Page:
Wednesday, October 14, 2015



The question for the first few posts is “are commodities cheap?” They are certainly cheaper than a year ago. But we are going to start out with a very long term view. The longest commodity price index I know is the US producer price index for crude materials. Here’s a graph going back to 1947:

Important note: In these posts I will normally use the IMF all-commodity index as a baseline. This is a very broad-based index of 53 commodities. Many of them do not have active futures markets. Nonetheless they are all economically important, and are all investable via equity or debt markets. However, this index only starts in 1980. So I spliced the IMF series to the crude PPI.

The chart is mostly flat prior to 1998 with the exception of the inflation in the 1970s. Around 1998 it started rising again, but with much more volatility. The inflation in the 70s was both a reaction to macroeconomic cost push inflation, the cartelization of important commodities and prior underinvestment. The rise since 1998 is more due to unexpected emerging market demand as well as cheap credit.

Of course with a series as long as this overall inflation really does matter. Here’s the same graph in constant 2015 dollars.

The pattern here really is different. It essentially shows a continuous decline in real commodity prices until 1998, interrupted only by the oil shock of the early 70s. After 1998, I will argue that the sharp rise until 2008 was the result of both unexpected EM demand and a credit bubble. Since 2008 EM demand has slowed and the credit bubble is slowly deflating.

Here are some numbers. The average deflated price of the index over the whole period is 131. We are now at 102. That is almost exactly one standard deviation below average. On this basis, commodities do seem cheap.

But wait. Many economists claim that commodities should slowly decline relative to overall inflation. Commodity production is subject to the increasing productivity of human innovation. In the rest of the economy much of the service sector has stagnant productivity. Think of government, education, and health care. This is in fact what happened until 1998. If we assume the last 15 years have been an anomaly and extrapolate the 1947 - 1998 trend to now, the number comes out to be 41. That’s two standard deviations below where we are now. In this argument going long commodities is betting against human ingenuity.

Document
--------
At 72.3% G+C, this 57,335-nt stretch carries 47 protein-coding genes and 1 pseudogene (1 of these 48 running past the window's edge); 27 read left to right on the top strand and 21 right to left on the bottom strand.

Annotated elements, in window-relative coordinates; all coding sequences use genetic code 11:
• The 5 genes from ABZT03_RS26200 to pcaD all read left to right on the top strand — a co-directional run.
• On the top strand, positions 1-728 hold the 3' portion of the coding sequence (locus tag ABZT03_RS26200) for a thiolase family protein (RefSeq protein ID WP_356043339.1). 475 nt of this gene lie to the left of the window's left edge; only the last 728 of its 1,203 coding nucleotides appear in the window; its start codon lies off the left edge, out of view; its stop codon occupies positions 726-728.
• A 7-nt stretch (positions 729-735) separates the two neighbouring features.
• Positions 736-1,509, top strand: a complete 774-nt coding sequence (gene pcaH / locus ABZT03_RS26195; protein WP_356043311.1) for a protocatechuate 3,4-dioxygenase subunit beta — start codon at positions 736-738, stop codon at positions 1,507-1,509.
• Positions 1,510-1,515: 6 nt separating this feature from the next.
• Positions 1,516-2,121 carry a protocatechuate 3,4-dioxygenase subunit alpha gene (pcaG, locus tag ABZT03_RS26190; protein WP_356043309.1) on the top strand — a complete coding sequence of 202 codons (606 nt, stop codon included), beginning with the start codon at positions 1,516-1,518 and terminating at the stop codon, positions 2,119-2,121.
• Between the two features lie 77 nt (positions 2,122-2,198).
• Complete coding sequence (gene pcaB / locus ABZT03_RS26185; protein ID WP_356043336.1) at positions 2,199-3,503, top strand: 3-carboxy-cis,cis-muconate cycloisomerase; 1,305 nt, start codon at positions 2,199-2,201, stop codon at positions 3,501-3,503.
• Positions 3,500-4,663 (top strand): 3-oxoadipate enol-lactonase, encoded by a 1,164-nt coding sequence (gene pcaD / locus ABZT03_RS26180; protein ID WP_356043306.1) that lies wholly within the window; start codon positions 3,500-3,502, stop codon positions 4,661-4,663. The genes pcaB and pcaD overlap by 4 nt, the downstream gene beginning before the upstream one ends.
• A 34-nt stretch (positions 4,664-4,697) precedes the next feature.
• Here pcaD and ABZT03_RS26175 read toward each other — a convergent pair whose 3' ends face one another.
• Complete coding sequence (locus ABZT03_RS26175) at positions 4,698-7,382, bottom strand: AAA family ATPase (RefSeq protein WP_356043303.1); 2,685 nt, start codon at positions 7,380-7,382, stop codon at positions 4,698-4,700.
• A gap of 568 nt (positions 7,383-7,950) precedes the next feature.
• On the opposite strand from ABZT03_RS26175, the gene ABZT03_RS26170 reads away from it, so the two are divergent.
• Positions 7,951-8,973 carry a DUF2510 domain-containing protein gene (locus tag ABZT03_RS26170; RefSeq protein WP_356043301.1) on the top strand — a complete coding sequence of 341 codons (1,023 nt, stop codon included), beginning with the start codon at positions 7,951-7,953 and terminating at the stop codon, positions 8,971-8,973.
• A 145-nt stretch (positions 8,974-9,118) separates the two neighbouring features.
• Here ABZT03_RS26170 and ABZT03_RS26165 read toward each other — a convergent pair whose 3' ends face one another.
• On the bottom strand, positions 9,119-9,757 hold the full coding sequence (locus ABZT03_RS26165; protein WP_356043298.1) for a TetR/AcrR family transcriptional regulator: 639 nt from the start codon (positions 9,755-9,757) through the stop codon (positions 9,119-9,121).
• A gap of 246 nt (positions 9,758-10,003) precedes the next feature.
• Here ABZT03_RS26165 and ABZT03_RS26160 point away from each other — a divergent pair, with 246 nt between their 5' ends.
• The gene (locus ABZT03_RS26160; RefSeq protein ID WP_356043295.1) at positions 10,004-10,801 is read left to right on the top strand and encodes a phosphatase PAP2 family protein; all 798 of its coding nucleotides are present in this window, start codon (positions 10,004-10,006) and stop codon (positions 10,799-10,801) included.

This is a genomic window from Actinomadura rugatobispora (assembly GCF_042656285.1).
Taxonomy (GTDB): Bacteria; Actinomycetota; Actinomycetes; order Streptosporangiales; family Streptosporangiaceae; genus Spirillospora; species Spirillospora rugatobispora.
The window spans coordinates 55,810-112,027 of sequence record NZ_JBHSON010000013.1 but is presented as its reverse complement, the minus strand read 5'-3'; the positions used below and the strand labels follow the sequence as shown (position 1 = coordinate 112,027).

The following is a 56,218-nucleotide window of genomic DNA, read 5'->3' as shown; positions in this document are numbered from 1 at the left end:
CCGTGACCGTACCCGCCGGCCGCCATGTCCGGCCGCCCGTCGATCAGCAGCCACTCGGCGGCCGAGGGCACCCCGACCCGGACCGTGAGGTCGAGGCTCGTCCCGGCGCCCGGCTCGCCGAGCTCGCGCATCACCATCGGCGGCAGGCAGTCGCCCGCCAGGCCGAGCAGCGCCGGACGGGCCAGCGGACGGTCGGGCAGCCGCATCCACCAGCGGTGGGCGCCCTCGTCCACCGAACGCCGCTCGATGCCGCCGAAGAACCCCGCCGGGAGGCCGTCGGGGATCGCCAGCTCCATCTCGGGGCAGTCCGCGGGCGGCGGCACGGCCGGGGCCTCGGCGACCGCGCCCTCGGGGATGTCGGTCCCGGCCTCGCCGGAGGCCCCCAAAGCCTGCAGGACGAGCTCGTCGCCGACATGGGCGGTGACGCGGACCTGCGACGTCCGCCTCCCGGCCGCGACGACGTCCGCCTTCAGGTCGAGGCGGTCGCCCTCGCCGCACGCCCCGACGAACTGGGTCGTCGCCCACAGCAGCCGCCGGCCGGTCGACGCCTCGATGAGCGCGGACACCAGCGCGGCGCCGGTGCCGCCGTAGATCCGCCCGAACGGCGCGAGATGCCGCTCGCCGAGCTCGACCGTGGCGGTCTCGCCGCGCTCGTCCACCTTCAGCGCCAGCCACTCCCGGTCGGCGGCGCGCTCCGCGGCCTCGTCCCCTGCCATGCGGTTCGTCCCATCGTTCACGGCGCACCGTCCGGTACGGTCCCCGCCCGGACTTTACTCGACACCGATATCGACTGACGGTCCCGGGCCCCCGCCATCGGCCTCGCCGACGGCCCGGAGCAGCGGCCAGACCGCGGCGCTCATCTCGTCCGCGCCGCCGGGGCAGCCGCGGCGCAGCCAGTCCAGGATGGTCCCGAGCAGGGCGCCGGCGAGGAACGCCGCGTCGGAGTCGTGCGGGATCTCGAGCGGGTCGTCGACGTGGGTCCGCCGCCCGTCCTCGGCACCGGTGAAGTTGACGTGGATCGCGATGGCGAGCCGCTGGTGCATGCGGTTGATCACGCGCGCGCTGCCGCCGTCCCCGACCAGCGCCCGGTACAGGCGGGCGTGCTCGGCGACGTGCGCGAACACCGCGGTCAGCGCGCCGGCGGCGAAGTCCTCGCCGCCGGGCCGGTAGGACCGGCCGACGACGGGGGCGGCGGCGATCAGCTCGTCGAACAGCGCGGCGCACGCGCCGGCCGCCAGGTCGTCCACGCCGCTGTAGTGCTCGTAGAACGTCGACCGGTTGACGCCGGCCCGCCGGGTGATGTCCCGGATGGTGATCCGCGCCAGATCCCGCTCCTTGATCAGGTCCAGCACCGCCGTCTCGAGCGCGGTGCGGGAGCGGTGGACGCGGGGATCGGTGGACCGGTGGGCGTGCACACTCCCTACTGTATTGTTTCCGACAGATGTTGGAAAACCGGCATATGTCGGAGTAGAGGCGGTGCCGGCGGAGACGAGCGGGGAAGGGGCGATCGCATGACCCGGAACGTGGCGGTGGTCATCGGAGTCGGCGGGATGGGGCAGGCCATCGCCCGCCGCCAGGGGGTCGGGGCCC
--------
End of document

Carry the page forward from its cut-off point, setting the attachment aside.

There are some good counterarguments to this. Many commodities, including some important industrial ones, are subject to depletion. We see this vividly in the current oil market. The new supplies of oil from shale and oil sands are definitely a product of human ingenuity. But they come at a higher price than supplies from traditional reservoirs. Energy from renewable sources is more expensive yet. All this points to an upward trend.

I have another counterargument. Services are more labor-intensive than commodity production. That’s why service productivity growth is low. As long as labor was the scarce input it was reasonable to expect that service prices would rise relative to commodities. But labor is no longer scarce. Globalization and immigration have expanded the pool of labor. Unemployment and underemployment are elevated in most developed countries. So we have a larger pool of workers offering services and bidding for commodities.

My own view is that commodities in general are somewhat cheap. Not enough to be a screaming buy and not enough to offset the contango in hard-to-store markets like natural gas. Nonetheless, they are generally a buy. As this blog progresses, I will give my view on what exactly is cheap and ways in which they can be invested in.

NEXT POST What is the expected return from commodities at current levels?

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